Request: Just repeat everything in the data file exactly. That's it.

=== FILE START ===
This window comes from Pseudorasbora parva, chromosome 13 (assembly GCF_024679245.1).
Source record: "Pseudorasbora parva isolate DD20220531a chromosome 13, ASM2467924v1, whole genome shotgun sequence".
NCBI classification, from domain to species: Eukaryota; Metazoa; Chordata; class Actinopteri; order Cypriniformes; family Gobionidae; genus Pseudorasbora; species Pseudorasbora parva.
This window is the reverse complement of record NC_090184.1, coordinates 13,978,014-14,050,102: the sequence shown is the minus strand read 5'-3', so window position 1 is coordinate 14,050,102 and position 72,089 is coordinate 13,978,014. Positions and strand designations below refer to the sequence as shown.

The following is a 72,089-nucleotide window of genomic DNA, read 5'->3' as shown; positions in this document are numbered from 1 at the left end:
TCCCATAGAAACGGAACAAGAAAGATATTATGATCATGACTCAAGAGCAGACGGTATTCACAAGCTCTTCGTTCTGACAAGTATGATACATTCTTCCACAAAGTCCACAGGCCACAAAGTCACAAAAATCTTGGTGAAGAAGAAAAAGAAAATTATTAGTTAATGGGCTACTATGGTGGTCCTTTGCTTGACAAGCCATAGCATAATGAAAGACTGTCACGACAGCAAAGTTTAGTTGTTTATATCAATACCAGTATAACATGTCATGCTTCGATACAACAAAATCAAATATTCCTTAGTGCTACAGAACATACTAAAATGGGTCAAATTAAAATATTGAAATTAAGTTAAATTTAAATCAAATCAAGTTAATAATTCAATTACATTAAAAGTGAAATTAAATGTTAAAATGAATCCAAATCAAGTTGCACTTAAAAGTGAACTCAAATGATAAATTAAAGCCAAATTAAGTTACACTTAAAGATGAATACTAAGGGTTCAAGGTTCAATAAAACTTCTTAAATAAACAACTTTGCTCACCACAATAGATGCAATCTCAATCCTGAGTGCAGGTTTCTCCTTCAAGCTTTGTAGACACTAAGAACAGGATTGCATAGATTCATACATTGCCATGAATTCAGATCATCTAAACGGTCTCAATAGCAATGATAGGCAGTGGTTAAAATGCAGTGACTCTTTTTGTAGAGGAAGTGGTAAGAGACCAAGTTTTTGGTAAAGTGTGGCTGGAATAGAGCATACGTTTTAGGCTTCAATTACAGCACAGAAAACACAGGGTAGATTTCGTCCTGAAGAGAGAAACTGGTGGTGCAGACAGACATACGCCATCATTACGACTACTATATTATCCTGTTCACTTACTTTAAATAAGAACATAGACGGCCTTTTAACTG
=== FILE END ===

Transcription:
This window comes from Pseudorasbora parva, chromosome 13 (assembly GCF_024679245.1).
Source record: "Pseudorasbora parva isolate DD20220531a chromosome 13, ASM2467924v1, whole genome shotgun sequence".
NCBI classification, from domain to species: Eukaryota; Metazoa; Chordata; class Actinopteri; order Cypriniformes; family Gobionidae; genus Pseudorasbora; species Pseudorasbora parva.
This window is the reverse complement of record NC_090184.1, coordinates 13,978,014-14,050,102: the sequence shown is the minus strand read 5'-3', so window position 1 is coordinate 14,050,102 and position 72,089 is coordinate 13,978,014. Positions and strand designations below refer to the sequence as shown.

The following is a 72,089-nucleotide window of genomic DNA, read 5'->3' as shown; positions in this document are numbered from 1 at the left end:
TCCCATAGAAACGGAACAAGAAAGATATTATGATCATGACTCAAGAGCAGACGGTATTCACAAGCTCTTCGTTCTGACAAGTATGATACATTCTTCCACAAAGTCCACAGGCCACAAAGTCACAAAAATCTTGGTGAAGAAGAAAAAGAAAATTATTAGTTAATGGGCTACTATGGTGGTCCTTTGCTTGACAAGCCATAGCATAATGAAAGACTGTCACGACAGCAAAGTTTAGTTGTTTATATCAATACCAGTATAACATGTCATGCTTCGATACAACAAAATCAAATATTCCTTAGTGCTACAGAACATACTAAAATGGGTCAAATTAAAATATTGAAATTAAGTTAAATTTAAATCAAATCAAGTTAATAATTCAATTACATTAAAAGTGAAATTAAATGTTAAAATGAATCCAAATCAAGTTGCACTTAAAAGTGAACTCAAATGATAAATTAAAGCCAAATTAAGTTACACTTAAAGATGAATACTAAGGGTTCAAGGTTCAATAAAACTTCTTAAATAAACAACTTTGCTCACCACAATAGATGCAATCTCAATCCTGAGTGCAGGTTTCTCCTTCAAGCTTTGTAGACACTAAGAACAGGATTGCATAGATTCATACATTGCCATGAATTCAGATCATCTAAACGGTCTCAATAGCAATGATAGGCAGTGGTTAAAATGCAGTGACTCTTTTTGTAGAGGAAGTGGTAAGAGACCAAGTTTTTGGTAAAGTGTGGCTGGAATAGAGCATACGTTTTAGGCTTCAATTACAGCACAGAAAACACAGGGTAGATTTCGTCCTGAAGAGAGAAACTGGTGGTGCAGACAGACATACGCCATCATTACGACTACTATATTATCCTGTTCACTTACTTTAAATAAGAACATAGACGGCCTTTTAACTG